Some advice I’ve read from an admin that does this for a living about setting up DFS. He mentions “Keep it simple (KISS Principle), “A good filesystem is like a good joke, if you have to explain it to people then it’s a bad file system”.
- In general:
- Run a MAX of 5 network shares total.
- A single DFS namespace.
- Drive letters are consistent across the entire company, so the Staff drive ‘S’ is the exact same drive for every single employee.
- Consistency is key for ease of troubleshooting and finding data.
- DO NOT create new network drives and shares, stick with the bare minimum and create new subfolders instead.
- Drive examples:
S drive – Staff – Every department has a subfolder. If you aren’t in a particular department then you don’t have access to that folder. This way if someone in say accounting needs to see inventory in the maintenance folder, you just give them permissions to the folder. This way accounting and maintenance see the same things in the same place and you don’t have to add misc drive letters to individual peoples login scripts.
U Drive – Users – Every user has a dedicated user folder that only they can access. This is commonly called home folders. I hate using ‘H’ for this because USB drives etc tend to use those letters. Collaboration happens in the ‘S’ drive, the U drive is for You and only You.
P drive – Public – visible to the entire company, used for Forms, HR information, benefits, Policies, safety committee, pictures, logos the hockey pool etc. Some employees (front line staff for instance) don’t get access to any department drives so it’s handy to have a dedicated drive for public stuff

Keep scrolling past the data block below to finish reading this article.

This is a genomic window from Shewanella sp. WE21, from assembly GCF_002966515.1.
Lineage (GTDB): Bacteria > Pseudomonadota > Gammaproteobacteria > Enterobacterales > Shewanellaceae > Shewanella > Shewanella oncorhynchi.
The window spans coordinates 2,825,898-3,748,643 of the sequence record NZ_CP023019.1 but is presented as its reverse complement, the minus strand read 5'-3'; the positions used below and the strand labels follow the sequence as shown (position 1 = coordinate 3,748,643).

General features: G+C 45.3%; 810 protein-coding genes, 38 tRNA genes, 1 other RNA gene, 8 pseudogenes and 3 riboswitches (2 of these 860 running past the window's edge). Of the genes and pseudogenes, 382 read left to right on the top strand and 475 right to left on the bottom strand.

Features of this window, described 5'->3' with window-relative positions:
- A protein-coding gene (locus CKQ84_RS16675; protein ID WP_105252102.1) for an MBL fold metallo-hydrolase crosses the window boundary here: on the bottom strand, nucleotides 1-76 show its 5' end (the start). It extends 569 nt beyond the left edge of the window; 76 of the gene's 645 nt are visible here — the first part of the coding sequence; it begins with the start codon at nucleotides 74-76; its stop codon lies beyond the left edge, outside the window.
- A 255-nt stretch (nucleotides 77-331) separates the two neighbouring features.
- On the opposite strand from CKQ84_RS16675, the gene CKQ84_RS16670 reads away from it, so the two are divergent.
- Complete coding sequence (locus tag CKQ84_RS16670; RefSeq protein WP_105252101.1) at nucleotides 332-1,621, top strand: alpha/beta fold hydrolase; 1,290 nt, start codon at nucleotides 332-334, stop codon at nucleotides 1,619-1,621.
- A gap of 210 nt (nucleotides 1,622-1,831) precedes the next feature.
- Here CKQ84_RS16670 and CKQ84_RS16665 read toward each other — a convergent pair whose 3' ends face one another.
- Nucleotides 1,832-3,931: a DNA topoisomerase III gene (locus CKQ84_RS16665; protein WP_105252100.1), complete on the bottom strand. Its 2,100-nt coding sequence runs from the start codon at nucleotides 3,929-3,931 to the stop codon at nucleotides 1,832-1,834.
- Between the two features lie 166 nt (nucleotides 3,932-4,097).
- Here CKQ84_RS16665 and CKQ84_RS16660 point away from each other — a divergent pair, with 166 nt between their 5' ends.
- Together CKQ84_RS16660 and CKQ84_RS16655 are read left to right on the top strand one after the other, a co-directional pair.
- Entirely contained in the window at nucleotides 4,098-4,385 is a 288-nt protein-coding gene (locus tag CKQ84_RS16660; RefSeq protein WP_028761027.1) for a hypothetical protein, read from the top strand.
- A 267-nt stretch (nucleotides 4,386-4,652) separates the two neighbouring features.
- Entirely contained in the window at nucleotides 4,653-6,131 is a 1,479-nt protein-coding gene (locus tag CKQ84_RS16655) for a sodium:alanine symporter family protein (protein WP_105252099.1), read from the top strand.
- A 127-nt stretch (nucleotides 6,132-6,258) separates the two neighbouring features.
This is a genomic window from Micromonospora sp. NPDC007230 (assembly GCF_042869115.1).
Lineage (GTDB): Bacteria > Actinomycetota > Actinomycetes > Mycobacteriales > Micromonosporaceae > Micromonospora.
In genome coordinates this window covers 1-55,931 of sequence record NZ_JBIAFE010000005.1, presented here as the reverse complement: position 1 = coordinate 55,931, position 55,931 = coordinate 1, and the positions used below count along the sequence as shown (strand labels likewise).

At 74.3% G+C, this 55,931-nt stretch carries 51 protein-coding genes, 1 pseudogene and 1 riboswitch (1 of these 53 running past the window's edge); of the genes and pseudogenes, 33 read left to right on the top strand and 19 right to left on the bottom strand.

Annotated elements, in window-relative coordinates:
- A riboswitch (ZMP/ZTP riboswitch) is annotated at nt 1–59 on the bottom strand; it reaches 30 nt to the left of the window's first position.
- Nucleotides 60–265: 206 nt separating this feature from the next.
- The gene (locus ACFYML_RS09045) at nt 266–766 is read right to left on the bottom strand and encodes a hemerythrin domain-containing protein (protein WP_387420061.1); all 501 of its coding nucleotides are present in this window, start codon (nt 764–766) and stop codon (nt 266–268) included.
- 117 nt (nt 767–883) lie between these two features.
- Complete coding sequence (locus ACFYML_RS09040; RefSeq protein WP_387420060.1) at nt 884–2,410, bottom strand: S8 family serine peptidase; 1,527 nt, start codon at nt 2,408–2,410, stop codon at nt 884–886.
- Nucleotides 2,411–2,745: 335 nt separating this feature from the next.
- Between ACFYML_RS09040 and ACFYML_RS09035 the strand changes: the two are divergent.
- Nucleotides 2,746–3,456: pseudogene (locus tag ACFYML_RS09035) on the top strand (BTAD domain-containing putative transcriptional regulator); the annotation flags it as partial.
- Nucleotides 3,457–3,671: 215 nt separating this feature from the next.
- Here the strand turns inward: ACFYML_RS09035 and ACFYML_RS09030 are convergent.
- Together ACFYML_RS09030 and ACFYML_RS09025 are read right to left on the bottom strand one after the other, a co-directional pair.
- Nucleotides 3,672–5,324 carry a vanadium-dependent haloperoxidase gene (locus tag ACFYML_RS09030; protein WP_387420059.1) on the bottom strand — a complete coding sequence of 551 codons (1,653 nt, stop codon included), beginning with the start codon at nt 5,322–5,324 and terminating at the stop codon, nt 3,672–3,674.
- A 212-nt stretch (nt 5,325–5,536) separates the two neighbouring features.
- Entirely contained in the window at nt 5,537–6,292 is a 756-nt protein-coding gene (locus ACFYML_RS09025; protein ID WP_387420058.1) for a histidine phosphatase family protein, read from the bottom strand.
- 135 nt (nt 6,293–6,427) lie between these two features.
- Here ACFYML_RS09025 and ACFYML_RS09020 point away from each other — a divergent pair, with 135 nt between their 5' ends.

Profile$ – hidden share for Terminal Services Roaming profiles (if required)
T – Application – A drive for running applications off the network. Certain applications require a centralized network share in order to operate.
These drives can be hosted on different servers if required, but all exist within the same DFS namespace. Use GPOs to deploy the drives to computers. Login scripts are a pain in the ass to manage, don’t use them.
- File permissions are assigned from top to bottom, least restricted to most restrictive. The further down you drill into a file system the more secure it should be.
- Folder structure should not be deeper than 3-4 levels if possible
- If you have a subfolder that needs to be accessed by different departments (for instance \server\accounting\budgets) move the folder up to the root level to avoid inheritance issues (\server\budgets)
Enable Access Based enumeration to hide folders that people don’t have permissions too in order to cut down on clutter.
- To do this: Open an admin PS window on a server that has the Distributed File System role service or Distributed File System Tools feature installed.
Set-DfsnRoot -Path "\\Contoso\AccountingResources" -EnableRootScalability -EnableAccessBasedEnumeration